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Cancer Res. 2002 Nov 1;62(21):6278-88.

Single cell behavior in metastatic primary mammary tumors correlated with gene expression patterns revealed by molecular profiling.

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Department of Anatomy and Structural Biology, Albert Einstein College of Medicine, Bronx, New York 10461, USA.

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  • Cancer Res 2002 Dec 1;62(23):7132.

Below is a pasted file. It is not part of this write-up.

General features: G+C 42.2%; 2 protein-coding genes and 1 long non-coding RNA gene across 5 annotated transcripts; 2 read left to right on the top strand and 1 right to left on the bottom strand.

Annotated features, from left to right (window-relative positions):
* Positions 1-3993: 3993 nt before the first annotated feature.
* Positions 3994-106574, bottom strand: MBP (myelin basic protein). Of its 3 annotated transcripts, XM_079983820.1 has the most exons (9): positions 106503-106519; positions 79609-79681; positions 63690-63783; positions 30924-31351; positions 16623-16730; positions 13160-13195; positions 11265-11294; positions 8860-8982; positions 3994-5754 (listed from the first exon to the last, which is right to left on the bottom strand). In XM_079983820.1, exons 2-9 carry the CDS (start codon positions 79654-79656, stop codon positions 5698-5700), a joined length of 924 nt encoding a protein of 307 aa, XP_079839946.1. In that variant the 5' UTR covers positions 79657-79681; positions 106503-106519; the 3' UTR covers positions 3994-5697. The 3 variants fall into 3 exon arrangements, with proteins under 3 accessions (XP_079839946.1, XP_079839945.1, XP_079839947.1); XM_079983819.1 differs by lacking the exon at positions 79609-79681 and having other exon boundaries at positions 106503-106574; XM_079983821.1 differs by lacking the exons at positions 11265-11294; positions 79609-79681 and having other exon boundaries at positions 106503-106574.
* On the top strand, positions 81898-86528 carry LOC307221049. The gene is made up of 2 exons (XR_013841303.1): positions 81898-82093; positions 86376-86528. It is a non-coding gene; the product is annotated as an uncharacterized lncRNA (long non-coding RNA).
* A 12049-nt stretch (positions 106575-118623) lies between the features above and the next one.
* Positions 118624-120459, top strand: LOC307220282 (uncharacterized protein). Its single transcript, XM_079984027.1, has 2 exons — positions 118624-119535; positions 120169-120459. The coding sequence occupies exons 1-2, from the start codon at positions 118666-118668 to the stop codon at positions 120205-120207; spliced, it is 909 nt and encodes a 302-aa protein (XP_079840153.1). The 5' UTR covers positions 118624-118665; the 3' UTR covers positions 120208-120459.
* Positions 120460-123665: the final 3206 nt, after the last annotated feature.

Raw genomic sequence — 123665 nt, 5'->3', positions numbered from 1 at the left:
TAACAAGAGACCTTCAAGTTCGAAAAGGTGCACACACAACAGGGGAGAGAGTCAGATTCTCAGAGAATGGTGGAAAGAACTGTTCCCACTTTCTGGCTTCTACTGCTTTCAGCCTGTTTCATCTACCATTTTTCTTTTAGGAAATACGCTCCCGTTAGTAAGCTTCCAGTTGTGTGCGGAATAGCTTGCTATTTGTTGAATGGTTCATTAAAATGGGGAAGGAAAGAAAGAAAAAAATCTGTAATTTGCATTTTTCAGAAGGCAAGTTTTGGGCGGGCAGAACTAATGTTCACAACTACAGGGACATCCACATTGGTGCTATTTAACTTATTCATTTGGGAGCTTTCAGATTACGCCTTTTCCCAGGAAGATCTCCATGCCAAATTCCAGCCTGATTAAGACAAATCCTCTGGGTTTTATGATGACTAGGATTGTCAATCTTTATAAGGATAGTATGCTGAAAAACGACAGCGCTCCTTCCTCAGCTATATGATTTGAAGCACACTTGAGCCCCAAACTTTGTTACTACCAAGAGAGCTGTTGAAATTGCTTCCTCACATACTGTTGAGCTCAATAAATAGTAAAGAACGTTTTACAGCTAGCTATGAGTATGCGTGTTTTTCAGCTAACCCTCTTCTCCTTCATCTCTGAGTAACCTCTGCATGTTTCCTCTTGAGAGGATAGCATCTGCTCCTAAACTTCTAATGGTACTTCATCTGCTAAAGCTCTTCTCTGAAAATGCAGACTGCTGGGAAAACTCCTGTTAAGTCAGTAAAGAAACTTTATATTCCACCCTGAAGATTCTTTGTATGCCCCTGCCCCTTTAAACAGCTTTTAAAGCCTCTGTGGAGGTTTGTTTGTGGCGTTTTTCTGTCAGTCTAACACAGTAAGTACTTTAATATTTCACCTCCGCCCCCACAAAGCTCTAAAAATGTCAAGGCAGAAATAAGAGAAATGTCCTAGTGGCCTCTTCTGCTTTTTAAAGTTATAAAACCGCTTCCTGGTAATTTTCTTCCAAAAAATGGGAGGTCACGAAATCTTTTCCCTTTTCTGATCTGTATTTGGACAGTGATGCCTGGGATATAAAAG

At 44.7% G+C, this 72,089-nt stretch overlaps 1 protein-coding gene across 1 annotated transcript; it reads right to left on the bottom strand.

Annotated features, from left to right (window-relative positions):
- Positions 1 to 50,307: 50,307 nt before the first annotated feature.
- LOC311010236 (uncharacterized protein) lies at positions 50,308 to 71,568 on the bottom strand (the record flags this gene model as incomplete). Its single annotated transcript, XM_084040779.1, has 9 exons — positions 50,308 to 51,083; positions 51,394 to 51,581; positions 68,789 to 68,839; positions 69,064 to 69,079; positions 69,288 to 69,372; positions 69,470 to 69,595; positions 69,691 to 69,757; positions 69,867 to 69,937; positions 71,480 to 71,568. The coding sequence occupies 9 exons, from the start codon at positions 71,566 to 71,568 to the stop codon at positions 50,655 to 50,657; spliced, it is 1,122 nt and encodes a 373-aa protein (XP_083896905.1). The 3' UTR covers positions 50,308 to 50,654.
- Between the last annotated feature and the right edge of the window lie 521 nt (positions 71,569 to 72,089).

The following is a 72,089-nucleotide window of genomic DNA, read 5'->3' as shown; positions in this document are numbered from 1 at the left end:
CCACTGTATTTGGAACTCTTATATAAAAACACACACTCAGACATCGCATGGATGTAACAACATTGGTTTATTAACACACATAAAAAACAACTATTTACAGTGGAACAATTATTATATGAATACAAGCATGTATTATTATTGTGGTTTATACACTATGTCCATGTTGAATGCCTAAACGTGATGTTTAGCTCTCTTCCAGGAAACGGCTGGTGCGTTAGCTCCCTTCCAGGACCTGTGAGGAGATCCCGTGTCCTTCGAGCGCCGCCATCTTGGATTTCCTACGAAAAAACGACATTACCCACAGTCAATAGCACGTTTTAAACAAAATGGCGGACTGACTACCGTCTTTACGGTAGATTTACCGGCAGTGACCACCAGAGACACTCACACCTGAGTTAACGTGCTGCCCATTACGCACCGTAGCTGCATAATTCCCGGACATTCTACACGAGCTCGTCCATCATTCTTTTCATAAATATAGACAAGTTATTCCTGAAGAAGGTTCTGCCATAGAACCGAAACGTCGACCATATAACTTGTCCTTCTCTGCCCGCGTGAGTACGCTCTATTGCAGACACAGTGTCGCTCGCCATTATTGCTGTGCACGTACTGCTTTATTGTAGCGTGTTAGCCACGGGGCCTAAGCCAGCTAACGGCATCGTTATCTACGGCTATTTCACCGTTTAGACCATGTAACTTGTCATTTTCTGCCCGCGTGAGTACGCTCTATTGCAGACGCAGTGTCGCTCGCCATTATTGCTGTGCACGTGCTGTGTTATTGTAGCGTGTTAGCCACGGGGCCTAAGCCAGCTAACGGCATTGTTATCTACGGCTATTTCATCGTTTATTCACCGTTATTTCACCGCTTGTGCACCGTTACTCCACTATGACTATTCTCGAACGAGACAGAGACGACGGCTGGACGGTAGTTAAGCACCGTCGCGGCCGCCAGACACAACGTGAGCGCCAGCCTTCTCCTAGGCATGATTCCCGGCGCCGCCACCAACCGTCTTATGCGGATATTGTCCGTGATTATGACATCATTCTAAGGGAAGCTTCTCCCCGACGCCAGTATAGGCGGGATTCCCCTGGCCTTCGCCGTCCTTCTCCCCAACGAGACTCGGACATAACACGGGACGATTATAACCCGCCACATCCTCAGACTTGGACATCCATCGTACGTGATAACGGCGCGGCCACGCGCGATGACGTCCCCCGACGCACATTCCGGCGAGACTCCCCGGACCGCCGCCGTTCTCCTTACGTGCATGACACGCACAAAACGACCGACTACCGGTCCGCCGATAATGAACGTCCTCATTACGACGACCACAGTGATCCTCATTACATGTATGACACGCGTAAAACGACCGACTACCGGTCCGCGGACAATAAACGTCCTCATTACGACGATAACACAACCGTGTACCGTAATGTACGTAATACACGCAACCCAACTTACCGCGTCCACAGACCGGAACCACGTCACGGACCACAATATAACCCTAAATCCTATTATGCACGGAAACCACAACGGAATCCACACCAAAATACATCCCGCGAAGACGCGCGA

We have developed animal models of breast cancer that allow the direct examination of the behavior of individual green fluorescent protein-expressing carcinoma cells in live nonmetastatic and metastatic primary tumors in situ. We have combined this model with multiphoton microscopy to image differences in cell behavior within the primary tumor. Differences in cell behavior between nonmetastatic and metastatic cells in culture and within live primary tumors were correlated with results from cDNA microarray analyses to identify potentially important genetic determinants for breast cancer invasion and metastasis. Using multiphoton microscopy, we found five major differences in carcinoma cell behavior between the nonmetastatic and metastatic primary breast tumors involving extracellular matrix, cell motility, and chemotaxis. Behavioral differences were correlated with seven categories of molecules that were differentially expressed and related to these behaviors. We have found that extracellular matrix composition, actin nucleation factors, molecules involved in mechanical stability and survival, and cell polarity and chemotaxis showed large and consistent differences in gene expression. We conclude that aligning cell behavior in vivo with patterns of gene expression can lead to new insights into the microenvironment of carcinoma cells in the primary tumor and the molecular mechanisms behind cell behavior.

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